The third issue was the last time the editorial staff wrote a warning piece about the premise of April Fools’ editions. After the third issue, the tradition became spotted and consistency fell. There was not a 1959 issue, but it was picked up in 1960 for its fourth issue. Once consistency was cut down, the tradition was lost and issues became shorter in length. 

With the purpose of “fooling” the public with stories that twist the truth, it is no surprise for the inconsistencies in publication. Since new editor-in-chiefs took their place every year, they had their ideas on what fell under the journalist's role and opinions on the newsworthiness of such issues. These initial problems were continued with the need for student popularity towards the project; the lack of which did not help in continued annual publication. 

With another year's break in 1961, the fifth issue rose in 1962 with a confusing layout, beginning without the newspaper name but with “ZET.” It was unclear what day the issue connected with as the date changed midway through before transitioning to “This is Setonian for Real!” The edition demonstrated the confusion the “April Fools’ Issues” present for readers as they attempt to decipher between real and fake articles. Plus, the difficulty in timeliness with such editions as they must go up the issue before April 1 or the day of.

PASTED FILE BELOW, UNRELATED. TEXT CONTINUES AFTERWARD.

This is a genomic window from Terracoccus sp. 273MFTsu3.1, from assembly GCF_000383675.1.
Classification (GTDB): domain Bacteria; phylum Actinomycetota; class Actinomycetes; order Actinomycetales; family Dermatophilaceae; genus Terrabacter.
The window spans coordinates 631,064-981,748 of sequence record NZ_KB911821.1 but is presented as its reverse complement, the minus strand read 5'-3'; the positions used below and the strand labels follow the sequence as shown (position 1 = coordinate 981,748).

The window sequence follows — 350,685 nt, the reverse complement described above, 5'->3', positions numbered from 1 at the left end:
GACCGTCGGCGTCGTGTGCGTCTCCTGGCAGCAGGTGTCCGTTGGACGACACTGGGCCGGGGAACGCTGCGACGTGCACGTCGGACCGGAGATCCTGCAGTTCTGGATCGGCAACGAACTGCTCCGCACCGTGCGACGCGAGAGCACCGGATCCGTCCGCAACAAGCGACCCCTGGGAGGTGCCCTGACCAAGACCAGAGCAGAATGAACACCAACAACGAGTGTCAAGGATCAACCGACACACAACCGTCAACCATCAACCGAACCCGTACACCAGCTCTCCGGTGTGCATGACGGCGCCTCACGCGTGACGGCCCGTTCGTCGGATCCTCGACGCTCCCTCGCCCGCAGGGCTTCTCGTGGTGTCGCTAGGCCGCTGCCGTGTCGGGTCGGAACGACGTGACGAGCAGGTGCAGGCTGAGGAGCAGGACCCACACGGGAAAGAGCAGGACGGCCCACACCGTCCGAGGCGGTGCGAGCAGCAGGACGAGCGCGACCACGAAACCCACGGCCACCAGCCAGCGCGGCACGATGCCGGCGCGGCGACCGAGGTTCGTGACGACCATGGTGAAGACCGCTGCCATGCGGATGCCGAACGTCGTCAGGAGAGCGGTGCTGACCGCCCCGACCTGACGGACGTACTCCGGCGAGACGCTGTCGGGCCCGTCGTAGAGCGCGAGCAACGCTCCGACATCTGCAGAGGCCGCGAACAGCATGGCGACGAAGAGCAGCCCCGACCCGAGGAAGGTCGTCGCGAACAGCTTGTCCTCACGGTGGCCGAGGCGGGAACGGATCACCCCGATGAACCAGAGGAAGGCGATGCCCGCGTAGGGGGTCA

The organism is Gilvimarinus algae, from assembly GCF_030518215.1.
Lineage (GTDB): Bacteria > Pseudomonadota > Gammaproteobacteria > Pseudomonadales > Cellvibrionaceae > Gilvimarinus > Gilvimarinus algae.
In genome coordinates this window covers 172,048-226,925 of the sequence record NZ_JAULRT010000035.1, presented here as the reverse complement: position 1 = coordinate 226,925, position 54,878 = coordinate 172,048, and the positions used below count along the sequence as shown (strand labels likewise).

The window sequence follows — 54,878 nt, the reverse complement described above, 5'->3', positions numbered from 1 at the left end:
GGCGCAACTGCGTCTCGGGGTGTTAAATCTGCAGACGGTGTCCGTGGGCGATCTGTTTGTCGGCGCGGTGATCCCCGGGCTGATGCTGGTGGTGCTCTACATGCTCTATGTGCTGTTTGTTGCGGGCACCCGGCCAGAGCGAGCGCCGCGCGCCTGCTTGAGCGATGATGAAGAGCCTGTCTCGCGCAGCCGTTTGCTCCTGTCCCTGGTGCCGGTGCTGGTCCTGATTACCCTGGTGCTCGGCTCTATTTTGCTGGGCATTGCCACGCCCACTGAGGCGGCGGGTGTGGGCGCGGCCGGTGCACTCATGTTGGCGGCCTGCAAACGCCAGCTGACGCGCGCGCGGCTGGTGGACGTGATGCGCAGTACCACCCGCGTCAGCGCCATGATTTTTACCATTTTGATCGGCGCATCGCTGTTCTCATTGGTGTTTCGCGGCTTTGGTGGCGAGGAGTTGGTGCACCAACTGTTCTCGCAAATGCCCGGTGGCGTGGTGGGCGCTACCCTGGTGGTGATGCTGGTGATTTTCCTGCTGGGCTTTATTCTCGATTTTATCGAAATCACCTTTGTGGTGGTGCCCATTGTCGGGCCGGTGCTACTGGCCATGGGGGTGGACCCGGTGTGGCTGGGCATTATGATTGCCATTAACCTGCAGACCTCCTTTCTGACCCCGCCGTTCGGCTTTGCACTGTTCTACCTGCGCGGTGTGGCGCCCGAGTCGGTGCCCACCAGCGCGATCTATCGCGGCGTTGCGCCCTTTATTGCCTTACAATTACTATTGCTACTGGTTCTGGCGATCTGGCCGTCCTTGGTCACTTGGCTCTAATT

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After the confusion in 1961, the “April Fools’ Issue” was not published for six years until 1969 with the sixth issue. Another year break in 1970 with the seventh issue in 1971 claiming the front-page headline of “Solves all problems: Building complex planned.” The issue was not published again until 1975 with one page of content for the eighth edition. Then, every other year an “April Fools’ Issue” was published: the ninth edition in 1977 and the 10th edition in 1979. 

The end of the humorous spun issues occurred in 1981 with the 11th edition. The edition had a different title than the Setonian, calling it the South Orange Enquirer. In comparison to every other “April Fools’ Issue,” the pages were plastered with black, bold confidential tape saying “Exposed” as well as the inclusion of nudity and scandalous graphics over topics not correlated with the Catholic direction of the school. With stories such as “Seton Hall Goes to Pot” which hits on the use of marijuana, a different aspect of April Fools’ was captured in the timestamp of the 1980s.

While the editions were entertaining, they highlighted the shift towards a blurred line between journalism and entertainment. The question of whether this hinders or helps journalists’ purpose in telling the truth to inform the public presented the ethical issues that clouded the aspect of these “April Fools’ Issues.”

In the combination of such concerns and the quite graphic final edition in 1981, the fun yet questionable additions were put to rest.

Calla Patino is a writer for Campus Life. She can be reached at